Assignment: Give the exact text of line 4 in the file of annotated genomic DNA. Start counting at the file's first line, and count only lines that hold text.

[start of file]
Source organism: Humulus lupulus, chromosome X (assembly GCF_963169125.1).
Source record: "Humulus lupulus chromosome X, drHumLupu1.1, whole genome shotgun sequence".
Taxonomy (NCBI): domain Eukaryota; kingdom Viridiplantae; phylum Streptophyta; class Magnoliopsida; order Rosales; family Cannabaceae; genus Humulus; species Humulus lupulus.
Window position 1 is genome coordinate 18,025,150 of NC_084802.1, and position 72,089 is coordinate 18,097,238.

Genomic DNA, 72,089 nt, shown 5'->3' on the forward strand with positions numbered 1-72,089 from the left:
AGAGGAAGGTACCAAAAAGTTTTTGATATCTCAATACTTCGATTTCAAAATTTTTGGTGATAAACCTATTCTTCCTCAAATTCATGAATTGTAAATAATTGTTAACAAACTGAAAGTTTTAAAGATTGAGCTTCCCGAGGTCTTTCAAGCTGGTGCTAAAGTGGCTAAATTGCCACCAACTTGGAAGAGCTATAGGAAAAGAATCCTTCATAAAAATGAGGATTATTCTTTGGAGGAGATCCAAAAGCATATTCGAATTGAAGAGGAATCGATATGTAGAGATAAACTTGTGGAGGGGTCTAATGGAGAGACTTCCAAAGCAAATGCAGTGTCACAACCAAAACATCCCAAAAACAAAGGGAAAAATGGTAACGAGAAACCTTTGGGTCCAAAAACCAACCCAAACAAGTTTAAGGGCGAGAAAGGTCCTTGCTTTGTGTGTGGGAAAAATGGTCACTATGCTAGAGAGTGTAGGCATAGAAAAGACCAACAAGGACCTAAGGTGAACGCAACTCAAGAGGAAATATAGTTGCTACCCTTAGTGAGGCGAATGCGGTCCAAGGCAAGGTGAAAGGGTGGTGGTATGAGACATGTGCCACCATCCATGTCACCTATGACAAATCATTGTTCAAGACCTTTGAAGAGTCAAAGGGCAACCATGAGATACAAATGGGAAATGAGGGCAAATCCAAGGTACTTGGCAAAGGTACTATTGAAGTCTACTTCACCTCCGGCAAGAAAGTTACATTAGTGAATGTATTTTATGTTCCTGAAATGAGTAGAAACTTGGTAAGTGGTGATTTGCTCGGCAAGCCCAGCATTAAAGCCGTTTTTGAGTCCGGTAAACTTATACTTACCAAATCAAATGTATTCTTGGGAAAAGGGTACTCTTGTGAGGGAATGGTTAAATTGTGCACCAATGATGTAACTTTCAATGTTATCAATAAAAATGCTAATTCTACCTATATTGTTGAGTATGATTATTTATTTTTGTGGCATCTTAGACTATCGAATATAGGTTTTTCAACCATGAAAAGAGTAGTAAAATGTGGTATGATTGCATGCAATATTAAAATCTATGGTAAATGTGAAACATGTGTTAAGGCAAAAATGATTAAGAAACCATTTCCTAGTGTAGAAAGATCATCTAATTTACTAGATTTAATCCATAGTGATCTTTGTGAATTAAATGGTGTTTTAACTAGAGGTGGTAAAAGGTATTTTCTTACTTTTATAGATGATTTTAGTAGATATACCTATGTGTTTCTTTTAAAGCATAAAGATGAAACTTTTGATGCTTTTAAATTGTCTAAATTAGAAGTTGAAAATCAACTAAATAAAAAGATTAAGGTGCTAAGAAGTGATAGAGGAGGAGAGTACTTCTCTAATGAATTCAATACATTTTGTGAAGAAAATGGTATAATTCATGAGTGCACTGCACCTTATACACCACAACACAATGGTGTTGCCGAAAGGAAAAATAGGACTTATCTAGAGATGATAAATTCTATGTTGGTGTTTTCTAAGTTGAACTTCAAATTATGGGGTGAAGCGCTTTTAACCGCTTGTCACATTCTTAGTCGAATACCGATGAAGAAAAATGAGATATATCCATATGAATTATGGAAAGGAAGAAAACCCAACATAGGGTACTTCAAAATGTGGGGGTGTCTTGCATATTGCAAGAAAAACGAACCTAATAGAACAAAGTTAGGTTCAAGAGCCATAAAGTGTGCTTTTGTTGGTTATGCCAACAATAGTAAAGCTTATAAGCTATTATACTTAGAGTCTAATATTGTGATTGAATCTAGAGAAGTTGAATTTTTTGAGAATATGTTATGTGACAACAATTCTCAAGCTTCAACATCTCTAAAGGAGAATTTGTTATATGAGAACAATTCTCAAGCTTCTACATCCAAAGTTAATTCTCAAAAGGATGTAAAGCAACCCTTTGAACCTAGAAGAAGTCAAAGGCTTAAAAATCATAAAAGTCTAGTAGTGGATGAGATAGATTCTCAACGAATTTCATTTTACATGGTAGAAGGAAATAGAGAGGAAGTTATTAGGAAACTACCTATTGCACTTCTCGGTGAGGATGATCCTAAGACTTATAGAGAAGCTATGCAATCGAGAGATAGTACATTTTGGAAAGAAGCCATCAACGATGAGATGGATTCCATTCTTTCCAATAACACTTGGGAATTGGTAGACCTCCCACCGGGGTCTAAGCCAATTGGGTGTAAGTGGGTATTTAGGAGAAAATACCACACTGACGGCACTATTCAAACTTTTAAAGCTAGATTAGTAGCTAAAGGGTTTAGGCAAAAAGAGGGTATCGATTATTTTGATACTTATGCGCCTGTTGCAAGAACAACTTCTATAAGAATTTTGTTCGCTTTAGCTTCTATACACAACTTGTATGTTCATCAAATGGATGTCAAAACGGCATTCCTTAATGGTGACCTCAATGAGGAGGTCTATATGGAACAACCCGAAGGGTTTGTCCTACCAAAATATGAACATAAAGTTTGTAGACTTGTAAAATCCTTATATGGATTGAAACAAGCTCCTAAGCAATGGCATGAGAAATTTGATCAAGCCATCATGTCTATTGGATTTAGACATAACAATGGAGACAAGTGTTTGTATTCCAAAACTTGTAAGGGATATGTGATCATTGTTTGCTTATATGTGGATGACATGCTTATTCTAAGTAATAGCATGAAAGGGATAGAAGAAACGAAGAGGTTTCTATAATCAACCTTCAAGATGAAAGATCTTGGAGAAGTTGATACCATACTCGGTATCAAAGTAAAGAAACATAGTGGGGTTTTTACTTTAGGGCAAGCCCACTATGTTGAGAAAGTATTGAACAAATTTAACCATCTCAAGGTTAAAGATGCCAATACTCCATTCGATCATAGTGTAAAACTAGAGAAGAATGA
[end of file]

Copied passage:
Window position 1 is genome coordinate 18,025,150 of NC_084802.1, and position 72,089 is coordinate 18,097,238.